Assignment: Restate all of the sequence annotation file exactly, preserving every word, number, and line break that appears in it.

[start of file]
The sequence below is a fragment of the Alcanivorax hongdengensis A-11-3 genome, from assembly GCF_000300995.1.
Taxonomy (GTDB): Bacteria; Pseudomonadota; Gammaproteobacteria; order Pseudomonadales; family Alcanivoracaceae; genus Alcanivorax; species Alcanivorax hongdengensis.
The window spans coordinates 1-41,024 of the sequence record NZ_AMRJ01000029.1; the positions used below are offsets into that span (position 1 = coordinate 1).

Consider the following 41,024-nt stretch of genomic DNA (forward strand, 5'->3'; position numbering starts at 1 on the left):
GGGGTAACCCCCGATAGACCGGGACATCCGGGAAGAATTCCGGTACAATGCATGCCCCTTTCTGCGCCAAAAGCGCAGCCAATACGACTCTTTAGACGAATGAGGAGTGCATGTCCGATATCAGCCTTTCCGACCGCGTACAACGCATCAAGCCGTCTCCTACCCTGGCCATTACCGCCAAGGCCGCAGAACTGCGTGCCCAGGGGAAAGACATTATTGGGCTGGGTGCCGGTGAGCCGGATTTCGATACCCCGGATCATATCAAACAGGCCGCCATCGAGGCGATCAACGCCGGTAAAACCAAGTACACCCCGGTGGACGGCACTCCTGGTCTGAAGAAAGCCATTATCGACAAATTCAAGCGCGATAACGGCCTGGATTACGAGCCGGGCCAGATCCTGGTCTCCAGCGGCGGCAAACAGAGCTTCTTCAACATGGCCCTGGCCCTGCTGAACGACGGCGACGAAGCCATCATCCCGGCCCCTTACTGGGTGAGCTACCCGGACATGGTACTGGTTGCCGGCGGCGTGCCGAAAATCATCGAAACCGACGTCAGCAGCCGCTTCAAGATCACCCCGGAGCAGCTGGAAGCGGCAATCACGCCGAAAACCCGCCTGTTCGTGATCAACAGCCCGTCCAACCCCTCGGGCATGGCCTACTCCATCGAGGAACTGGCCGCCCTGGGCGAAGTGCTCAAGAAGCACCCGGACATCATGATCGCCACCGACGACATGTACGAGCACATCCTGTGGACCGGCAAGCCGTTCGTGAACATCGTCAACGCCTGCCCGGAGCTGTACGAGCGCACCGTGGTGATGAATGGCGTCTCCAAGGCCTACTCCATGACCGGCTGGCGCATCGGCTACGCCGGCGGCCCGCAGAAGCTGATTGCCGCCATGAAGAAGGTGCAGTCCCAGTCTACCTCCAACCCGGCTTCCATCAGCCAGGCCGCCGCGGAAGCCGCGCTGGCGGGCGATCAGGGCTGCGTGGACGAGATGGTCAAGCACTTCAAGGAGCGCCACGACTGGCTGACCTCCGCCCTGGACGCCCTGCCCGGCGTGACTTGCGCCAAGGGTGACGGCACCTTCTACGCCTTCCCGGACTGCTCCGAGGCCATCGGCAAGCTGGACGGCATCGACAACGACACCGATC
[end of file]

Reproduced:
The sequence below is a fragment of the Alcanivorax hongdengensis A-11-3 genome, from assembly GCF_000300995.1.
Taxonomy (GTDB): Bacteria; Pseudomonadota; Gammaproteobacteria; order Pseudomonadales; family Alcanivoracaceae; genus Alcanivorax; species Alcanivorax hongdengensis.
The window spans coordinates 1-41,024 of the sequence record NZ_AMRJ01000029.1; the positions used below are offsets into that span (position 1 = coordinate 1).

Consider the following 41,024-nt stretch of genomic DNA (forward strand, 5'->3'; position numbering starts at 1 on the left):
GGGGTAACCCCCGATAGACCGGGACATCCGGGAAGAATTCCGGTACAATGCATGCCCCTTTCTGCGCCAAAAGCGCAGCCAATACGACTCTTTAGACGAATGAGGAGTGCATGTCCGATATCAGCCTTTCCGACCGCGTACAACGCATCAAGCCGTCTCCTACCCTGGCCATTACCGCCAAGGCCGCAGAACTGCGTGCCCAGGGGAAAGACATTATTGGGCTGGGTGCCGGTGAGCCGGATTTCGATACCCCGGATCATATCAAACAGGCCGCCATCGAGGCGATCAACGCCGGTAAAACCAAGTACACCCCGGTGGACGGCACTCCTGGTCTGAAGAAAGCCATTATCGACAAATTCAAGCGCGATAACGGCCTGGATTACGAGCCGGGCCAGATCCTGGTCTCCAGCGGCGGCAAACAGAGCTTCTTCAACATGGCCCTGGCCCTGCTGAACGACGGCGACGAAGCCATCATCCCGGCCCCTTACTGGGTGAGCTACCCGGACATGGTACTGGTTGCCGGCGGCGTGCCGAAAATCATCGAAACCGACGTCAGCAGCCGCTTCAAGATCACCCCGGAGCAGCTGGAAGCGGCAATCACGCCGAAAACCCGCCTGTTCGTGATCAACAGCCCGTCCAACCCCTCGGGCATGGCCTACTCCATCGAGGAACTGGCCGCCCTGGGCGAAGTGCTCAAGAAGCACCCGGACATCATGATCGCCACCGACGACATGTACGAGCACATCCTGTGGACCGGCAAGCCGTTCGTGAACATCGTCAACGCCTGCCCGGAGCTGTACGAGCGCACCGTGGTGATGAATGGCGTCTCCAAGGCCTACTCCATGACCGGCTGGCGCATCGGCTACGCCGGCGGCCCGCAGAAGCTGATTGCCGCCATGAAGAAGGTGCAGTCCCAGTCTACCTCCAACCCGGCTTCCATCAGCCAGGCCGCCGCGGAAGCCGCGCTGGCGGGCGATCAGGGCTGCGTGGACGAGATGGTCAAGCACTTCAAGGAGCGCCACGACTGGCTGACCTCCGCCCTGGACGCCCTGCCCGGCGTGACTTGCGCCAAGGGTGACGGCACCTTCTACGCCTTCCCGGACTGCTCCGAGGCCATCGGCAAGCTGGACGGCATCGACAACGACACCGATC